As I discovered yesterday, stinging nettles are an absolute pain to process. First of all, while breaking them, I discovered a rather large number of tiny, green insects living on its bark which demanded quite a bit of labour not to crush. In addition, their fibres are brownish and rather short, often ending whenever the next node came about. Unless you live near a gorge filled with them, they are likely not worth your time.
Later that day, on a walk, I came upon a patch of wood nettles and decided to try the same with those. Their soft, watery stems flattened readily, requiring little effort in the lower sections and slightly more higher. A more severe angle was required to break their woody stems due to their flexibility, but they peeled away readily after that. Once I began to agitate the fibres and bark, though, I soon found that they were of a much higher quality— softer, lighter in colour, and longer, generally— most of the fibres were at least a half a metre long.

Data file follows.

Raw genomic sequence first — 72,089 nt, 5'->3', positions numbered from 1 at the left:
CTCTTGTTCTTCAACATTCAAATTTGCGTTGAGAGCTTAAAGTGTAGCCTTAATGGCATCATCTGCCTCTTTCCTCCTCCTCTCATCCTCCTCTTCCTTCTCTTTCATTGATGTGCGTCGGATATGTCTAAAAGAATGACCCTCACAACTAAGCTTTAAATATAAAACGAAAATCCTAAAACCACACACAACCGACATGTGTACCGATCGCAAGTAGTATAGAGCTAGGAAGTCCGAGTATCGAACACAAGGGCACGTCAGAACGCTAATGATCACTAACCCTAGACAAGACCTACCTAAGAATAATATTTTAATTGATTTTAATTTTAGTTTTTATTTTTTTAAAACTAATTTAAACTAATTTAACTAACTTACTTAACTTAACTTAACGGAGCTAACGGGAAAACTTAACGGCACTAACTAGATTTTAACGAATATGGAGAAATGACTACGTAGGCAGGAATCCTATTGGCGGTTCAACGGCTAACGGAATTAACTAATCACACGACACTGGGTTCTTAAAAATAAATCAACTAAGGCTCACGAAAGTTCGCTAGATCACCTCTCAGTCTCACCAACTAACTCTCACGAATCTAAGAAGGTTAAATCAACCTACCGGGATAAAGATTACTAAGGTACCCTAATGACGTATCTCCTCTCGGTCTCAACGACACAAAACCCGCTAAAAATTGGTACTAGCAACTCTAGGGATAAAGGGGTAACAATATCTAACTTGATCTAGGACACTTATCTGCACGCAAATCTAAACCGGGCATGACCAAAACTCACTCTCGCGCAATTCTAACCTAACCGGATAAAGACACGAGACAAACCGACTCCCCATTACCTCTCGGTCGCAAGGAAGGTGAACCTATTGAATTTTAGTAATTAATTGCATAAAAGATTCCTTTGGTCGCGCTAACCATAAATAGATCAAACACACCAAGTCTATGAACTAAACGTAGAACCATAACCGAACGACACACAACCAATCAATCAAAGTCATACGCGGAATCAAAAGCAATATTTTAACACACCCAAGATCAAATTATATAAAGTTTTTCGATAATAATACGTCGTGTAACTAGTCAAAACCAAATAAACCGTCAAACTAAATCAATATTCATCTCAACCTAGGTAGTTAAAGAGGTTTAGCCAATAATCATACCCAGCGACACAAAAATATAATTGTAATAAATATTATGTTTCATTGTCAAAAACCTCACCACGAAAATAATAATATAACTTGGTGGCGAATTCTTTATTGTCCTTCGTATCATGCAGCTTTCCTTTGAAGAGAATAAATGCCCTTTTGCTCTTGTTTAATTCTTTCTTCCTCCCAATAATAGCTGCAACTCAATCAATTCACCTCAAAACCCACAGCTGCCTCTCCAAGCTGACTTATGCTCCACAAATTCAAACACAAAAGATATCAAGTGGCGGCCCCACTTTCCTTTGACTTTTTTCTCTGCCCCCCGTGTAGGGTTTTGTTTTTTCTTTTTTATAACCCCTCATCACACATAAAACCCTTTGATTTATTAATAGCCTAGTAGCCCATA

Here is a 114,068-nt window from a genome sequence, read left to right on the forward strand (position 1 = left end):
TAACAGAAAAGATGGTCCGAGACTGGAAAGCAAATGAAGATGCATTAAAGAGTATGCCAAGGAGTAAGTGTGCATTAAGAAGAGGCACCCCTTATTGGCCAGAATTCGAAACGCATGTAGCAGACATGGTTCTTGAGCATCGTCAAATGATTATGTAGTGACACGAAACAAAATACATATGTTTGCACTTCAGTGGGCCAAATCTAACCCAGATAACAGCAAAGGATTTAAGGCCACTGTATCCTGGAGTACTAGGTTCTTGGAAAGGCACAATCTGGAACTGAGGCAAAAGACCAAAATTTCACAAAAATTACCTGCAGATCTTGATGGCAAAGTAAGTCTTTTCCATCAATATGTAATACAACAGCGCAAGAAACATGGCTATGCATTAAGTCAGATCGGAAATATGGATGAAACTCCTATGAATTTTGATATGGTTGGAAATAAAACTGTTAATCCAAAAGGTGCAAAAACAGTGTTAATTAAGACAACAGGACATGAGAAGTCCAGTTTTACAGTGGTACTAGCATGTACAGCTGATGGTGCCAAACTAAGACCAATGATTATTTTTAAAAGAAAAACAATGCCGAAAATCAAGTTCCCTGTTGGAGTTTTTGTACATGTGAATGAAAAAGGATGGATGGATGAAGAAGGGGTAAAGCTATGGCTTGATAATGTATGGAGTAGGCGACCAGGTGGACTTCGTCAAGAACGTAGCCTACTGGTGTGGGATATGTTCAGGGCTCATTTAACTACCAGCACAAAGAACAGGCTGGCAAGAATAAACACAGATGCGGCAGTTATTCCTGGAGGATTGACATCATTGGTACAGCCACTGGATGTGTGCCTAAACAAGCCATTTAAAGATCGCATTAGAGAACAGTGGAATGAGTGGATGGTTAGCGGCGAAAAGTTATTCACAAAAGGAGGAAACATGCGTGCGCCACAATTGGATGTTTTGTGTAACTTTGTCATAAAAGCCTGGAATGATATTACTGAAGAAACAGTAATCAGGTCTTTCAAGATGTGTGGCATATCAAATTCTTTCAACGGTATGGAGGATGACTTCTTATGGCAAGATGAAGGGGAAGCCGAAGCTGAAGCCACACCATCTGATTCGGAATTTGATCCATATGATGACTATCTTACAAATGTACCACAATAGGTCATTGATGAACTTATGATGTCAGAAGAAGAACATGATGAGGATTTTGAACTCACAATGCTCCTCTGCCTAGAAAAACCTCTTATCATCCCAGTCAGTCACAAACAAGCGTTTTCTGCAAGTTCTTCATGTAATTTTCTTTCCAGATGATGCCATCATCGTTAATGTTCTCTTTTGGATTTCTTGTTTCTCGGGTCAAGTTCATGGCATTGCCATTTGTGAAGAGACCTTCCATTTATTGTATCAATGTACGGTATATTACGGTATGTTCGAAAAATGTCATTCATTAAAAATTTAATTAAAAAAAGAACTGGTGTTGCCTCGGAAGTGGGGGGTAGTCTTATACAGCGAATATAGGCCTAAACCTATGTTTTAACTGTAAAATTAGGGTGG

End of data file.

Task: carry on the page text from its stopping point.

I may just be terrible at plant identification and have stumbled upon a ramie patch, but I imagine it would be rather uncommon in my area.